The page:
You may also need to pick up prescribed medication or healing ointment. If they gave your dog stitches, make sure your dog doesn’t bite at them. 

Getting Your Dog to Take it Easy

It’s important to make sure your dog takes it easy for a few days. As all dog owners know, that’s much easier said than done!

Some dogs enjoy the “lazy lifestyle”, so taking it easy won’t be an issue. However, if your dog is energetic and playful, getting them to lay low is going to be a difficult task. 

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If the pain meds work, your dog shouldn’t be in much pain, which means they might forget they shouldn’t apply pressure to the wound. Although it’s a great thing they are without pain, pain can also remind them to keep pressure off their paw. 

It’s best to keep your dog in an enclosed space so they don’t have much room to run around. This might mean crating them for more time than usual or enclosing an area of your house with a baby gate. 

Make sure that wherever you intend to keep them, it’s comfortable! There should be blankets and pillows and an optimal sleeping space. 

The next step to keep your dog on bed rest is to make sure everyone in the household limits excitement and noise. 

If you have a visitor over, your dog might get excited. For a few days, it’s best to avoid inviting guests over. 

It’s also important to keep your dog close to you. If the area you set up for them is close to you, they will feel more comfortable taking it easy.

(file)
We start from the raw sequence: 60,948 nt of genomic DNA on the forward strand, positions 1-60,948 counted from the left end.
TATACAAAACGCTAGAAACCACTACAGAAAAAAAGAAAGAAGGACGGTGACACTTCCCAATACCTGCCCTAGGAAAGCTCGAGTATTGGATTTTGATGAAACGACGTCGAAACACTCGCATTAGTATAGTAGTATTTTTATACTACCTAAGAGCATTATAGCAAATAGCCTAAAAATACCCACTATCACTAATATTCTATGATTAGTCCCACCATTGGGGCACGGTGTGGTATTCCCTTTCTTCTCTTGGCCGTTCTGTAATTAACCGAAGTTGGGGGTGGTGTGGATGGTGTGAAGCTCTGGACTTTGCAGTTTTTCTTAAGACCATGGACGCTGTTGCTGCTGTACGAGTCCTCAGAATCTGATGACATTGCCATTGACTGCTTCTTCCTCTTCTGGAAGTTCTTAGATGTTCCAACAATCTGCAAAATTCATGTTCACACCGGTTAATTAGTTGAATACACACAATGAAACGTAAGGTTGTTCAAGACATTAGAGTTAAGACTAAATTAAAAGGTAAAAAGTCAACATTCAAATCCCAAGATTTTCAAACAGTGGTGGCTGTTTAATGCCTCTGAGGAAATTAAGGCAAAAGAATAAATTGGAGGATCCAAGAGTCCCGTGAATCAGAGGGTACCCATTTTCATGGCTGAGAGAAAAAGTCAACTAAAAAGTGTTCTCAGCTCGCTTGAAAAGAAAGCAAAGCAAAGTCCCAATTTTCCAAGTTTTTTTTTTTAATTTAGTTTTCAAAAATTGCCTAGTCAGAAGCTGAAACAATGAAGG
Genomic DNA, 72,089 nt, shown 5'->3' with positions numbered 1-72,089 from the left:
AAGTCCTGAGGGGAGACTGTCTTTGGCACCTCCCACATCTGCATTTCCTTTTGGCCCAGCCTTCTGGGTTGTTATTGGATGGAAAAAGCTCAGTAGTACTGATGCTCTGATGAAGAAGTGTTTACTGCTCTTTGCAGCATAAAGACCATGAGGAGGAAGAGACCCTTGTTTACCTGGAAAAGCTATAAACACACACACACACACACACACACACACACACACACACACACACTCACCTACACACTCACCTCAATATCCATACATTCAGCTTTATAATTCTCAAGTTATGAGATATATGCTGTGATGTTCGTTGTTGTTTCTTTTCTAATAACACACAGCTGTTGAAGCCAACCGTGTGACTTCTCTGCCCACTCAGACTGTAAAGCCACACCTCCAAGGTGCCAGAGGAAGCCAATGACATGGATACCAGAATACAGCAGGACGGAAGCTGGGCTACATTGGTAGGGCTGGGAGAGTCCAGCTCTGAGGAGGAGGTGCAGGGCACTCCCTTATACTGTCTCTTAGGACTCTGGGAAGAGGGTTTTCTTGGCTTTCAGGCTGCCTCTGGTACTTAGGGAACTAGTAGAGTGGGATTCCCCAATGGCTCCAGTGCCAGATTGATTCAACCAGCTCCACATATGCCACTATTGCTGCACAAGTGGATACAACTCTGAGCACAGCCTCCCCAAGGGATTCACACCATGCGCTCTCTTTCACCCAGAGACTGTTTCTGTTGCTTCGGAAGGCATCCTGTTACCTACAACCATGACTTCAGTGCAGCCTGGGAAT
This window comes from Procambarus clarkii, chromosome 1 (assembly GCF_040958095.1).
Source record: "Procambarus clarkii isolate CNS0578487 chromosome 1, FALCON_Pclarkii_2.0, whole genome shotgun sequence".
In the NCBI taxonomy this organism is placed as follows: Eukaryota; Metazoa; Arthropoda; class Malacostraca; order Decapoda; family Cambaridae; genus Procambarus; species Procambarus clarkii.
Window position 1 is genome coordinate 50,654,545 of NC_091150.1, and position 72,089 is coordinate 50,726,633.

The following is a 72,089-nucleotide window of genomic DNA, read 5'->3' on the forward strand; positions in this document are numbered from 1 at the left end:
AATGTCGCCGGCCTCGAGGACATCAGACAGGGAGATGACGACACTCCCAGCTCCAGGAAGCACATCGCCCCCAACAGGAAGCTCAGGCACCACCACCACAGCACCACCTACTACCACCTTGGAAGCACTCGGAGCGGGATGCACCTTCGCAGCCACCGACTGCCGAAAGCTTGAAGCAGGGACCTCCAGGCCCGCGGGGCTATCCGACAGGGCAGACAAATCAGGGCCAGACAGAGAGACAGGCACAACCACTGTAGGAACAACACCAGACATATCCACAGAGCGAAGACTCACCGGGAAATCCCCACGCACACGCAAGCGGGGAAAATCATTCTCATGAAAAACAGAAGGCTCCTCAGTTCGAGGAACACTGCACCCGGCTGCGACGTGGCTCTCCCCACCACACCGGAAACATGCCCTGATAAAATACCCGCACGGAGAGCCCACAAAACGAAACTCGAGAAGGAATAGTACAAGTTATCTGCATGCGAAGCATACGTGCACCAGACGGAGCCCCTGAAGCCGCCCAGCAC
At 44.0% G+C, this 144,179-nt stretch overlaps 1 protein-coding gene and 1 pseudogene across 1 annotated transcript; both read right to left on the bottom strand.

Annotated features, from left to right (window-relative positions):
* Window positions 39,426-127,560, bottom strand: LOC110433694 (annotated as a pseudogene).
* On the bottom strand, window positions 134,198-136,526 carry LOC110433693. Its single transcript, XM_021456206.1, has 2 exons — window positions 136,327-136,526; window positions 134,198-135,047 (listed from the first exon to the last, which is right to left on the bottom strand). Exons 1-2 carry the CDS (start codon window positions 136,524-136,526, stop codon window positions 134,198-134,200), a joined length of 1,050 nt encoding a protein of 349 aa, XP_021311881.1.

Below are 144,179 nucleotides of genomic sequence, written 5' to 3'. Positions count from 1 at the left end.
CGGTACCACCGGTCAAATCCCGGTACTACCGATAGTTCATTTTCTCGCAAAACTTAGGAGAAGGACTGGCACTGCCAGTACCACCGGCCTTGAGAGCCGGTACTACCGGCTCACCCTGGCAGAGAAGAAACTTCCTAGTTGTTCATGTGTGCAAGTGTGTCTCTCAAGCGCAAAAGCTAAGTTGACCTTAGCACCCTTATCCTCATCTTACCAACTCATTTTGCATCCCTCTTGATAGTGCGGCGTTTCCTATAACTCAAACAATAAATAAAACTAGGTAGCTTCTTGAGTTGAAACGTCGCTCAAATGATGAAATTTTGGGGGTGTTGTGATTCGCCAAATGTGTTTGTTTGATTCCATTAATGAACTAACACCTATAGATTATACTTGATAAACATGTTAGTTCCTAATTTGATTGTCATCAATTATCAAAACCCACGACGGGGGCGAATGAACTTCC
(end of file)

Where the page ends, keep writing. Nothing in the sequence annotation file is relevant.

Finally, keep their schedule as close to the same as possible. This means the same meal times and the same amount of food. Swaying too much from their routine might cause stress, and stress can lead to excess energy. 

What Does The Recovery Timeline Look Like?

A flesh wound on dogs takes about ten days to heal. If your dog had to get stitches, the vet will probably take the stitches out around the 10-14 day mark. If your dog keeps putting pressure on the wound, it may take 14-21 to fully heal.

Ensuring a Proper Recovery

Mistakes happen. The best thing you can do for your pup is to remain vigilant and notice anything wrong as soon as possible. 

Any wound that your dog may experience will be lessened if you can seek medical treatment immediately. 

It’s critical to always listen to your vet’s recommendations. It’s so easy to think that your dog is getting better remarkably quickly, but if you allow them to exert energy or push themselves before the vet gives the green light, it could set them back in their progress and cause long-term damage. 

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Will My Dog Fully Recover? 

Yes! No one ever wants their furry friend to experience pain like stepping on a nail, but it’s not a life threatening injury. Just act quickly and treat the wound properly, as outlined above.

All wounds can develop into an infection. Infections can be dangerous for dogs if left untreated. 

This typically happens when a wound is not properly cleaned, which is not always easy to do when your dog is in pain. 

This is yet another reason to bring them to a trained professional who has the experience and tools to efficiently clean the wound.